The most serious adverse reactions reported with different pancreatic enzyme products of the same active ingredient (pancrelipase) include fibrosing colonopathy, hyperuricemia and allergic reactions [see WARNINGS AND PRECAUTIONS]
Clinical Trials Experience
Because clinical trials are conducted under widely varying conditions, adverse reaction rates observed in the clinical trials of a drug cannot be directly compared to the rates in the clinical trials of another drug and may not reflect the rates observed in clinical practice.
The short-term safety of PANCREAZE was assessed in two clinical trials conducted in 57 patients with exocrine pancreatic insufficiency (EPI) due to CF. Study 1 was conducted in 40 patients, ages 8 years to 57 years; Study 2 was conducted in 17 patients, ages 6 months to 30 months. In Study 1, PANCREAZE was administered in a dose of approximately 6,300 lipase units per kilogram per day for lengths of treatment ranging from 8 to 26 days; in Study 2, PANCREAZE was administered in four treatment arms (doses of 1,375, 2,875, 4,735, and 5,938 lipase units per kilogram per day) for lengths of treatment ranging from 6 to 11 days. The population was nearly evenly distributed in gender, and approximately 96% of patients were Caucasian.
Study 1 was a randomized, double-blind, placebo-controlled study of 40 patients, ages 8 to 57 years, with EPI due to CF. In this study, patients received PANCREAZE at individually titrated doses (not to exceed 2,500 lipase units per kilogram per meal) for 14 days, followed by randomization to PANCREAZE or matching placebo for 7 days of treatment. The mean exposure to PANCREAZE during this study, including titration period and randomized withdrawal period, was 18 days.
The incidence of adverse events (regardless of causality) was higher during placebo treatment (60%) than during PANCREAZE treatment (40%). The most common adverse events reported during the study were gastrointestinal complaints, which were reported more commonly during placebo treatment (55%) than during PANCREAZE treatment (30%). The type and incidence of adverse events were similar in children (8 to 11 years), adolescents (12 to 17 years), and adults (greater than 18 years).
Table 1 enumerates treatment-emergent adverse events that occurred in at least 2 patients (greater than or equal to 10%) treated with either PANCREAZE or placebo in Study 1. Adverse events were classified by Medical Dictionary for Regulatory Activities (MedDRA) terminology.
Table 1: Treatment-Emergent Adverse Events Occurring in at Least 2 Patients (Greater Than or Equal to 10%) in Either Treatment Group of the Placebo-Controlled, Clinical Study of PANCREAZE
|MedDRA Primary System Organ Class
|Abdominal pain||2 (10%)||3 (15%)|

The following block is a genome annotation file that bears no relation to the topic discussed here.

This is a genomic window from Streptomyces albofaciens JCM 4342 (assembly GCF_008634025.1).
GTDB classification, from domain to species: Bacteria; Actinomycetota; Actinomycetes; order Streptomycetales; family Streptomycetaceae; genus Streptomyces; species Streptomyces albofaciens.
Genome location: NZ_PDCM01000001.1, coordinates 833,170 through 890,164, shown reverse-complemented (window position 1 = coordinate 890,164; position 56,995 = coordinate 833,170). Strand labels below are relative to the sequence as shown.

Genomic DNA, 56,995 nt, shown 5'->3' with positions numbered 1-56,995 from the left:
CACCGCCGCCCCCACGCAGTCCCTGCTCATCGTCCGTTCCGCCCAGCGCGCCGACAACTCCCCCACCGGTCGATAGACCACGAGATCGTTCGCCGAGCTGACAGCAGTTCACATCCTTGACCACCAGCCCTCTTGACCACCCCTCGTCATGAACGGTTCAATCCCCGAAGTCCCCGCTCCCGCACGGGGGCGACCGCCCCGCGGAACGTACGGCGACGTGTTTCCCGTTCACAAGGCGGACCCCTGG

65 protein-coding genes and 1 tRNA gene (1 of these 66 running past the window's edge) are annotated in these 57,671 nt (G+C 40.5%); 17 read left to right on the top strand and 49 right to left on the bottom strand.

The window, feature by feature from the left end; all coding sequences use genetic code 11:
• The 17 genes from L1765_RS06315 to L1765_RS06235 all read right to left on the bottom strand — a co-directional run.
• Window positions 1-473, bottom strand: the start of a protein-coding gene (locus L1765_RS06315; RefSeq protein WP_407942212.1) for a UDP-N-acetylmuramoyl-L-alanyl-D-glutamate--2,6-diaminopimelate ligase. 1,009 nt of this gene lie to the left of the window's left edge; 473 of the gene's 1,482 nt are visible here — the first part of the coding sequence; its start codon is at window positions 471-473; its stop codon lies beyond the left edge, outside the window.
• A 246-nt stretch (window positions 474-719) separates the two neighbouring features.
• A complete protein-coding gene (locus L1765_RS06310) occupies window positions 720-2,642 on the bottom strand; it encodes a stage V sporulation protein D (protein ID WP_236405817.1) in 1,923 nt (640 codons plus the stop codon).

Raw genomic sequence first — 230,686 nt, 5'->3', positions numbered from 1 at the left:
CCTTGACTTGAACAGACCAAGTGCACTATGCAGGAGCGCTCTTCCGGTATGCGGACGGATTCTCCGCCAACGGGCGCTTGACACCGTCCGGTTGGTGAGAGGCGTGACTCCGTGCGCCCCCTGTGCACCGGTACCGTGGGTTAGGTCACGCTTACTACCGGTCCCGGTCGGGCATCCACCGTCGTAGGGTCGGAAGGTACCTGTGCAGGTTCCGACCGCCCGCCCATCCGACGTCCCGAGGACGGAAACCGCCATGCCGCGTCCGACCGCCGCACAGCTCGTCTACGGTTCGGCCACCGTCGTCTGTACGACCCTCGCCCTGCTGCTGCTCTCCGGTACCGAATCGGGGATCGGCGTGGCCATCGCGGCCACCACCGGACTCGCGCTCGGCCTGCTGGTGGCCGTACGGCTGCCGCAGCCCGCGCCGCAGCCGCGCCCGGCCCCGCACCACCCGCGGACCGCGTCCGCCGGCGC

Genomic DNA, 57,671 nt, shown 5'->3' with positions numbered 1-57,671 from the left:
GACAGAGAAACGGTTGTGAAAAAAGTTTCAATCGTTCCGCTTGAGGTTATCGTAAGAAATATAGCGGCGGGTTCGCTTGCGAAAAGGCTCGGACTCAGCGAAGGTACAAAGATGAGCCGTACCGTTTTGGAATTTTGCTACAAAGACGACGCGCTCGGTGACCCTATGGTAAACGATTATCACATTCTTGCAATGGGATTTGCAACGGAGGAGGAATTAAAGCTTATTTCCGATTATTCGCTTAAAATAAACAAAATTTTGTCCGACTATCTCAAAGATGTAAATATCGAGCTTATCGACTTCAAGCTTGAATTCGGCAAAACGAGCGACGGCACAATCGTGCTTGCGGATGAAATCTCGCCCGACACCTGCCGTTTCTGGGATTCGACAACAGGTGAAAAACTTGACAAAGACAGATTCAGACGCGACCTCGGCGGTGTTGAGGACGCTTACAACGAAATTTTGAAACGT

|Abdominal pain upper||1 (5%)||3 (15%)|
|Flatulence||1 (5%)||3 (15%)|
|Diarrhea||0 (0%)||4 (20%)|
|Abnormal feces||0 (0%)||3 (15%)|
|General Disorders and Administration Site Conditions|
|Fatigue||0 (0%)||2 (10%)|
Study 2 was a randomized, investigator-blinded, dose-ranging study of 17 patients, ages 6 months to 30 months, with EPI due to CF. All patients were transitioned from their usual PEP treatment to PANCREAZE at 375 lipase units per kilogram body weight per meal for a 6 day run-in period. Patients were then randomized to receive PANCREAZE at one of four doses (375, 750, 1,125, and 1,500 lipase units per kilogram body weight per meal) for 5 days. Adverse events were collected on patient diary entries and at each study visit.
The most commonly reported adverse events were gastrointestinal, including diarrhea and vomiting, and were similar in type and frequency across treatment arms and to those reported in the double-blind, placebo-controlled trial (Study 1).
Postmarketing data for PANCREAZE have been available since 1988. The safety data are similar to those described below.
Delayed-and immediate-release pancreatic enzyme products with different formulations of the same active ingredient (pancrelipase) have been used for the treatment of patients with exocrine pancreatic insufficiency due to cystic fibrosis and other conditions, such as chronic pancreatitis. The long-term safety profile of these products has been described in the medical literature. The most serious adverse events included fibrosing colonopathy, distal intestinal obstruction syndrome (DIOS), recurrence of pre-existing carcinoma, and severe allergic reactions including anaphylaxis, asthma, hives, and pruritus. The most commonly reported adverse events were gastrointestinal disorders, including abdominal pain, diarrhea, flatulence, constipation and nausea, and skin disorders including pruritus, urticaria and rash. In general, these products have a well-defined and favorable risk-benefit profile in exocrine pancreatic insufficiency.
Because these reactions are reported voluntarily from a population of uncertain size, it is not always possible to reliably estimate their frequency or establish a causal relationship to drug exposure.